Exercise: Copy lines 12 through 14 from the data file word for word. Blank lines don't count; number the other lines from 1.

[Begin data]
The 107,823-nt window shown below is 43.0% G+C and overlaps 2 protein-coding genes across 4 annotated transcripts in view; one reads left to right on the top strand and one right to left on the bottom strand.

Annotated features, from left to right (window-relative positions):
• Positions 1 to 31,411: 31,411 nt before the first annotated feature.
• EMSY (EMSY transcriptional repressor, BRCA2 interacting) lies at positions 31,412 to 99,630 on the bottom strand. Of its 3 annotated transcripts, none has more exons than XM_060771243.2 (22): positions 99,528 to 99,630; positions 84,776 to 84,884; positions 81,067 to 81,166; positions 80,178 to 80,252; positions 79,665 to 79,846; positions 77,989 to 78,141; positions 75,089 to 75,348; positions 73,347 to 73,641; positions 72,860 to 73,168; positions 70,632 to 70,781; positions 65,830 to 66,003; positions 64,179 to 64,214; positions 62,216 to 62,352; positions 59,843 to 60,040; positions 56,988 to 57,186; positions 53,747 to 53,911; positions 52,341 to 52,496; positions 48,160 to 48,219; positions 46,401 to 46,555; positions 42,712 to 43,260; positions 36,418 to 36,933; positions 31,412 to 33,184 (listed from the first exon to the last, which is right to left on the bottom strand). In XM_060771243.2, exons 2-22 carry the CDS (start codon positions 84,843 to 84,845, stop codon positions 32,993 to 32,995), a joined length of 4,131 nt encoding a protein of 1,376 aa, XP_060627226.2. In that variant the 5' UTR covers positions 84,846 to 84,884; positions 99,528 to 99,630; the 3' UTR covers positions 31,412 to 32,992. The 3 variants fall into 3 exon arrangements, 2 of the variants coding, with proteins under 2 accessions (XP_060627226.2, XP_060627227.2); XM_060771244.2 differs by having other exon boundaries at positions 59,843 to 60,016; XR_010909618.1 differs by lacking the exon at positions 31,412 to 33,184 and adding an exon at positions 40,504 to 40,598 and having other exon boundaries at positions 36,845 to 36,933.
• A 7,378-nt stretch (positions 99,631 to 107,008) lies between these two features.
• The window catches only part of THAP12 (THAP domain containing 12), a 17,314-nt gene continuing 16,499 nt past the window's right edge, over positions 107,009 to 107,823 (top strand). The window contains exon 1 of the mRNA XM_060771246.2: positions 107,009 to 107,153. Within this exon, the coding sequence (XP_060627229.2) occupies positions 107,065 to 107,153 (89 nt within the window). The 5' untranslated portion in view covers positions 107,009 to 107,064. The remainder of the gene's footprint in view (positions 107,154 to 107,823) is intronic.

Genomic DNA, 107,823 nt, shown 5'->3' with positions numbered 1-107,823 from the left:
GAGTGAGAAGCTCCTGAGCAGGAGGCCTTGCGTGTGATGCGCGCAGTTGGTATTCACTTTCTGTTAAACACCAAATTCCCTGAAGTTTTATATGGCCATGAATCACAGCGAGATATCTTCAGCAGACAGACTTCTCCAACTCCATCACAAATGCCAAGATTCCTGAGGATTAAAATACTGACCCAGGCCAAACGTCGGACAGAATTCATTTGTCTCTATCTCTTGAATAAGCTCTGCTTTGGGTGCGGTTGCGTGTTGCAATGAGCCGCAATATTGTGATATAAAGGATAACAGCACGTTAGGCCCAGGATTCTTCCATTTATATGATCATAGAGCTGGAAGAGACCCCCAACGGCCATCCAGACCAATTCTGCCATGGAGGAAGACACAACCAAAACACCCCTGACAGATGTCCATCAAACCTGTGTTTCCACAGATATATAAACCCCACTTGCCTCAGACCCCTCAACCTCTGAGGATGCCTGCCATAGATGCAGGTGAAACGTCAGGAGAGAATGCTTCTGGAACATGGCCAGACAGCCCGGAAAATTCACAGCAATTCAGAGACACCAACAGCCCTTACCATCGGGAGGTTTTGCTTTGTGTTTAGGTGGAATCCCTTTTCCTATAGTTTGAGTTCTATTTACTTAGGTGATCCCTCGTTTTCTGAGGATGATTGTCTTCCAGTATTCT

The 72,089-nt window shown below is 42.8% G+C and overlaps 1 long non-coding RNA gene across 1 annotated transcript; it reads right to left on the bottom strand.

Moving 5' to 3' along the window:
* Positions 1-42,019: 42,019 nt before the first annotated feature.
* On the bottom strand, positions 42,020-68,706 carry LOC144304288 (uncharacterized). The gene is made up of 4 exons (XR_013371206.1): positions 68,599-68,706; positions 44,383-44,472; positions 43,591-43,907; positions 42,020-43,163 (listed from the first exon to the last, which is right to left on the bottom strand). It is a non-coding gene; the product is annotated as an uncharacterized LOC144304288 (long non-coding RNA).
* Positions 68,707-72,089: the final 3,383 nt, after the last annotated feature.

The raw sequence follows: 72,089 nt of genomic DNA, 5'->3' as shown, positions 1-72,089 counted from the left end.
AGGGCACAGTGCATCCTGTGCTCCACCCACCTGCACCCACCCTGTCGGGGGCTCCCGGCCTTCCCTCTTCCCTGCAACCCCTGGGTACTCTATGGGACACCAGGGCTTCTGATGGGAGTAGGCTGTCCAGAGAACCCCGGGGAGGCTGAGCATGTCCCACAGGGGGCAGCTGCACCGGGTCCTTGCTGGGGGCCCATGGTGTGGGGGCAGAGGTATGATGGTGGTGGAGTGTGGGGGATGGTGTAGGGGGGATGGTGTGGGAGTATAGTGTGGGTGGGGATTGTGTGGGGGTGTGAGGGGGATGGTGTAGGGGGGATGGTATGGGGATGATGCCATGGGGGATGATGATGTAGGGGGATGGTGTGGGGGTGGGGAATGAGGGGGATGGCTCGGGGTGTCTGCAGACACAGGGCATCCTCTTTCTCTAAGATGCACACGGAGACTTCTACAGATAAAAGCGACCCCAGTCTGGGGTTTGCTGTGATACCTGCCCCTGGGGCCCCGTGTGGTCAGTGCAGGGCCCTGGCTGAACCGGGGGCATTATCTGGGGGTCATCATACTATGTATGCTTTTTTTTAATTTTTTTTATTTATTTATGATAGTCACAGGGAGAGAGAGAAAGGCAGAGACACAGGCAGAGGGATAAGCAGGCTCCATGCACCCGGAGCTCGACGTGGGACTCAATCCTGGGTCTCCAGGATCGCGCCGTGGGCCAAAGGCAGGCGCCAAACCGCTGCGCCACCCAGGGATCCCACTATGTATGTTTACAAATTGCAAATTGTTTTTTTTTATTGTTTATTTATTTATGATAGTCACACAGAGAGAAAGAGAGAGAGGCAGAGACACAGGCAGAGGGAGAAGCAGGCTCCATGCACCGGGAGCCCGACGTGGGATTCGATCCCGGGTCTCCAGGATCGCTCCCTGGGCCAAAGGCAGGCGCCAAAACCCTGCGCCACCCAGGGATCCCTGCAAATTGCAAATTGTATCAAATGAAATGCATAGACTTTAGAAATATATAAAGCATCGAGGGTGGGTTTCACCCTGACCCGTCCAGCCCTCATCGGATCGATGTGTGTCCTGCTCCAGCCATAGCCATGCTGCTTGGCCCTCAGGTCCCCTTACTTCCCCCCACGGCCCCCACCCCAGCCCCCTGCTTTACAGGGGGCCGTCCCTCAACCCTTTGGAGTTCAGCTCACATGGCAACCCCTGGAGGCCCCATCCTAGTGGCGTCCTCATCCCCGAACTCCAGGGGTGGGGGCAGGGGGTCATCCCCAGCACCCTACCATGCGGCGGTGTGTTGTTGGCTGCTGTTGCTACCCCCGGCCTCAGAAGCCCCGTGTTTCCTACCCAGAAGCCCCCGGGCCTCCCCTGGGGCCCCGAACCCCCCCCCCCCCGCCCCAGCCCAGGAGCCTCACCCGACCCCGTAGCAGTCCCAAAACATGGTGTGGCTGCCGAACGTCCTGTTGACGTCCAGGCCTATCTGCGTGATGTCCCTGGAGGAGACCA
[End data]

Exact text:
* On the bottom strand, positions 42,020-68,706 carry LOC144304288 (uncharacterized). The gene is made up of 4 exons (XR_013371206.1): positions 68,599-68,706; positions 44,383-44,472; positions 43,591-43,907; positions 42,020-43,163 (listed from the first exon to the last, which is right to left on the bottom strand). It is a non-coding gene; the product is annotated as an uncharacterized LOC144304288 (long non-coding RNA).
* Positions 68,707-72,089: the final 3,383 nt, after the last annotated feature.

The raw sequence follows: 72,089 nt of genomic DNA, 5'->3' as shown, positions 1-72,089 counted from the left end.